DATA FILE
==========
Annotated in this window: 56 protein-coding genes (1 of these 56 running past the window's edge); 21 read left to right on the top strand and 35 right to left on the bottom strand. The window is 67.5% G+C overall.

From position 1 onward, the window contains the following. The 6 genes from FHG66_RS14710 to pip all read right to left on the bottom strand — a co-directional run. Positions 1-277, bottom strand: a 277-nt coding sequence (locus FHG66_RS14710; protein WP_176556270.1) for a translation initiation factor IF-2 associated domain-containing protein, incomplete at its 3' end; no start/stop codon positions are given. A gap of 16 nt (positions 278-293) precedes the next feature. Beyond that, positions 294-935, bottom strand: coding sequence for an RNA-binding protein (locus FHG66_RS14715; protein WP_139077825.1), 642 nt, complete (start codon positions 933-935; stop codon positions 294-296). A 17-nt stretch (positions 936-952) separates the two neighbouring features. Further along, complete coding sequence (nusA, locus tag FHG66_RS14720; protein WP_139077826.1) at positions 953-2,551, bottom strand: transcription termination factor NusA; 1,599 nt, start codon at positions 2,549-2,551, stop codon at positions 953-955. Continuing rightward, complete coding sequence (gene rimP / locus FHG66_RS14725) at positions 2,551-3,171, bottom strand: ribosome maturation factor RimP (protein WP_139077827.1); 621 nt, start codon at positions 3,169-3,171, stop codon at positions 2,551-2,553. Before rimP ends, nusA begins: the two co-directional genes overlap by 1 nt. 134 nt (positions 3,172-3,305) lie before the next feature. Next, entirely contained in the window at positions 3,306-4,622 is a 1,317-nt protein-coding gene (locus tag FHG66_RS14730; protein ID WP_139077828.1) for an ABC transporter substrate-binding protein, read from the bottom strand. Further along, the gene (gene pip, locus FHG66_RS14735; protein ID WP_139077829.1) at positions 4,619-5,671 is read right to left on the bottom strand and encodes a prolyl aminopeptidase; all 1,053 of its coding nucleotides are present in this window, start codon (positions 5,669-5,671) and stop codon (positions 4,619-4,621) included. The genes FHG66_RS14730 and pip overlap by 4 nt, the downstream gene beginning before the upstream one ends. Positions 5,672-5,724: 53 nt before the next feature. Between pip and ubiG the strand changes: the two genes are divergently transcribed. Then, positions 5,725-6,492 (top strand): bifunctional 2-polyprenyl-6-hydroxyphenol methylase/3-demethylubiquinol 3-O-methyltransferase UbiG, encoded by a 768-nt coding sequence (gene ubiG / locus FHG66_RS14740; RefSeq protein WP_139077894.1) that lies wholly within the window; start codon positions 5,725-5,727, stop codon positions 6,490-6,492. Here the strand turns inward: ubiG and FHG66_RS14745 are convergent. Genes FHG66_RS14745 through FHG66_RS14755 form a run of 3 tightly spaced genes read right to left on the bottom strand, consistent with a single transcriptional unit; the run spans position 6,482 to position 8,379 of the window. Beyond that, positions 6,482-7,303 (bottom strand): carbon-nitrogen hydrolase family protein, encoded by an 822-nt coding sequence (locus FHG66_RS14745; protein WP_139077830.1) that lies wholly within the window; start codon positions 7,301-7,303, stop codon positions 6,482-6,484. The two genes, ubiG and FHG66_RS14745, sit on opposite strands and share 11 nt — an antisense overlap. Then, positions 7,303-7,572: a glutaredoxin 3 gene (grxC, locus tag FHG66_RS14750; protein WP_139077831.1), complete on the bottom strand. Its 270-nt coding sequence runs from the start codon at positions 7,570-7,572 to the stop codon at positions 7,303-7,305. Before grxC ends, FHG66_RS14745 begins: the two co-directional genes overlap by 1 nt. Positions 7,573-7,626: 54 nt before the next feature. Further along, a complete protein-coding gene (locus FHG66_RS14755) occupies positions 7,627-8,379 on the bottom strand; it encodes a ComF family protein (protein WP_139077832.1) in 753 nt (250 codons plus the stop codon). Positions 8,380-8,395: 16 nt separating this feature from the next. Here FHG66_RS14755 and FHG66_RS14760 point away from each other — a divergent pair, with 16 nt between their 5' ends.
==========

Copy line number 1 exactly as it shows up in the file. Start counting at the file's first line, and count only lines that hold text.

Annotated in this window: 56 protein-coding genes (1 of these 56 running past the window's edge); 21 read left to right on the top strand and 35 right to left on the bottom strand. The window is 67.5% G+C overall.